Judge Says He Will Rule in Judicial Watch Lawsuit Against Phoenix Soon as Possible

A Maricopa County judge said today he will rule as soon as possible on whether Phoenix has to release logs kept by members of Phoenix Mayor Phil Gordon's security detail.

Attorneys for Phoenix and Judicial Watch questioned witnesses, including Ruben Gonzales, a former member of Gordon's security detail; Paul Johnson, a former Phoenix mayor and good friend of Gordon's, and Sergeant Scott Masino, currently on Gordon's security detail.

Judicial Watch, a conservative think tank that requested the logs in December, filed the lawsuit against the city because it refused to release them, also called "unscheduled worksheets."


There weren't any real fireworks at the hearing. Attorneys questioned witnesses about the information contained in the logs to establish why they should or should not be released.

The judge sided with Judicial Watch and allowed the courtroom to remain open to the public during the testimony of an undercover police officer and former member of Gordon's detail. The courtroom cameras were turned off, and no photos were taken of the detective.

The judge also turned down the city's request [after Judicial Watch objected] to enter into evidence a New Times article that quoted Judicial Watch's Director of Research Chris Farrell.

In that article, he told New Times that the agency was willing to sue for the release of the information. He said: "We'll litigate it. We're very persistent. We're like a bad rash. We don't go away."

The attorney for Phoenix told the judge that comments in that article revealed Judicial Watch's motive to harass the city. Judicial Watch said its request was not about the agency's interests, rather about the public's.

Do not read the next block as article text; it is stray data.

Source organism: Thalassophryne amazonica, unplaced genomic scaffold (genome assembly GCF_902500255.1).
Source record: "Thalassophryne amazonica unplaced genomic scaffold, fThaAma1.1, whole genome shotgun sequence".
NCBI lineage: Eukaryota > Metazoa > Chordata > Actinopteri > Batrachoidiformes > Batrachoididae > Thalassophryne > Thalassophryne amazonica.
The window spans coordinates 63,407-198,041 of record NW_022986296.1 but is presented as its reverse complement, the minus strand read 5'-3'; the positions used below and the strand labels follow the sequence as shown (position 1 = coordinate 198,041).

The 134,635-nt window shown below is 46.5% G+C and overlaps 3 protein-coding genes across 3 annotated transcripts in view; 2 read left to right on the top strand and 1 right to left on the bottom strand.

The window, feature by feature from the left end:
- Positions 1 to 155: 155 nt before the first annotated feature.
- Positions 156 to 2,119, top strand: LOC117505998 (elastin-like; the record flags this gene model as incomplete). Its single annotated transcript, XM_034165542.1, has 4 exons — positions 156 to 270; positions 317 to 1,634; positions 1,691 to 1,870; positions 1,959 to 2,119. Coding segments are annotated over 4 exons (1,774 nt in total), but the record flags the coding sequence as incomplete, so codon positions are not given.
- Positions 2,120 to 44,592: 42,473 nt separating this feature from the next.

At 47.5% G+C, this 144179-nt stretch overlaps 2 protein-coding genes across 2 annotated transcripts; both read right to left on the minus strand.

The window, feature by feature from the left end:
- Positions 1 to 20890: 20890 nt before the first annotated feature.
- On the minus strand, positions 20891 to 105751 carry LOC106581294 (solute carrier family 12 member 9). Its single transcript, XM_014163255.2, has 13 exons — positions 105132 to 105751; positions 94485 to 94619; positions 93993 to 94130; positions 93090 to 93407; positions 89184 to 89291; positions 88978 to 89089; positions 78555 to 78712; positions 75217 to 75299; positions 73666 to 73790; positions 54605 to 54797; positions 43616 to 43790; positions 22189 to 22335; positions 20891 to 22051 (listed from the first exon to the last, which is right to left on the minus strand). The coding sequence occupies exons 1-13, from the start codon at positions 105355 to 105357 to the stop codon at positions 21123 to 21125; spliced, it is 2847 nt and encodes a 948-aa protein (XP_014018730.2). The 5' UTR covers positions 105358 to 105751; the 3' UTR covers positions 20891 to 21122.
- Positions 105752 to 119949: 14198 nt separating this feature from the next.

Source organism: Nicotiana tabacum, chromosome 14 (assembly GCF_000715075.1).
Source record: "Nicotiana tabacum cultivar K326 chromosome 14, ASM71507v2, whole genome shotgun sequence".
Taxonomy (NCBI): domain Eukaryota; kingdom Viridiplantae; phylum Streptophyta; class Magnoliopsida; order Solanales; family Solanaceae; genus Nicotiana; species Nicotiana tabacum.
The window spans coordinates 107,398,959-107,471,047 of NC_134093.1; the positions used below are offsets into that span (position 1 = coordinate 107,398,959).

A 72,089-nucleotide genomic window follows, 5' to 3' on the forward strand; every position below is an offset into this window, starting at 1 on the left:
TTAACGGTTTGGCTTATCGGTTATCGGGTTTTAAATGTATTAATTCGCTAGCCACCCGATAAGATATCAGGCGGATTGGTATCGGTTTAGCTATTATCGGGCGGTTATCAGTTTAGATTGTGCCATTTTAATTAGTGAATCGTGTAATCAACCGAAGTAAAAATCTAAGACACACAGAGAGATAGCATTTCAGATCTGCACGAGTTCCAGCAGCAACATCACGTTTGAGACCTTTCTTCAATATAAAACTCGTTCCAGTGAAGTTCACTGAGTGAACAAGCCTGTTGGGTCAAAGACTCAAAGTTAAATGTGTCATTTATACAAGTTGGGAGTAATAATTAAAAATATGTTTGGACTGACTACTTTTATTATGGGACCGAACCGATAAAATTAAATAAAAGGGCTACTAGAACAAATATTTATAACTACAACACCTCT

Interesting nuggets of information from the hearing:

  • Witnesses testified that as much as 75 percent of what Gordon does on a daily basis is not listed on his public calendar.

 

  • The mission of Gordon's security detail is to keep the mayor safe, secure, and protect him from undue embarrassment. Some examples given in court of the latter included making sure Gordon wasn't walking around with toilet paper on his shoe, making sure he didn't trip on cords or preventing people from throwing anything at him, like pies.
  • Gonzales, retired from the Phoenix Police Department, testified that since the security detail is responsible for reviewing the mayor's movements and changing patterns, he didn't think the release of the years-old records requested should pose a security risk for Gordon.
  • Sergeant Rick Fricke, an undercover cop and former member of Gordon's security team, and Masino testified that releasing any of the records would "absolutely" pose a security risk for the mayor. Both said, if the records were released and Gordon's daily routines were exposed, they would need more officers to keep Gordon safe.
  • To establish that threats against elected officials are real, Johnson told the court about a stalker who broke into his home while he was mayor. He said a family vacation was listed on his public calendar, and an Arizona Republic reporter wrote about Johnson being out of town. The stalker broke into Johnson's house and stole his wife's undergarments. Phoenix also gave other examples of threats against Gordon and his family.

Judicial Watch argued that keeping the records shrouded in secrecy prohibits the public from knowing whether city resources are used appropriately.

Gordon's security detail, made up of four Phoenix police officers paid by tax payers, created the logs to tracked how they spent their time. As part of the records, they made notes about where they took Gordon and with whom he met.

An attorney for Phoenix told the court that the logs kept by Gordon's security detail contained personal and private information that, if released, could put the mayor in harm's way or violate his privacy. Some examples include Gordon's home address or the names and addresses of friends he meets with throughout a day.


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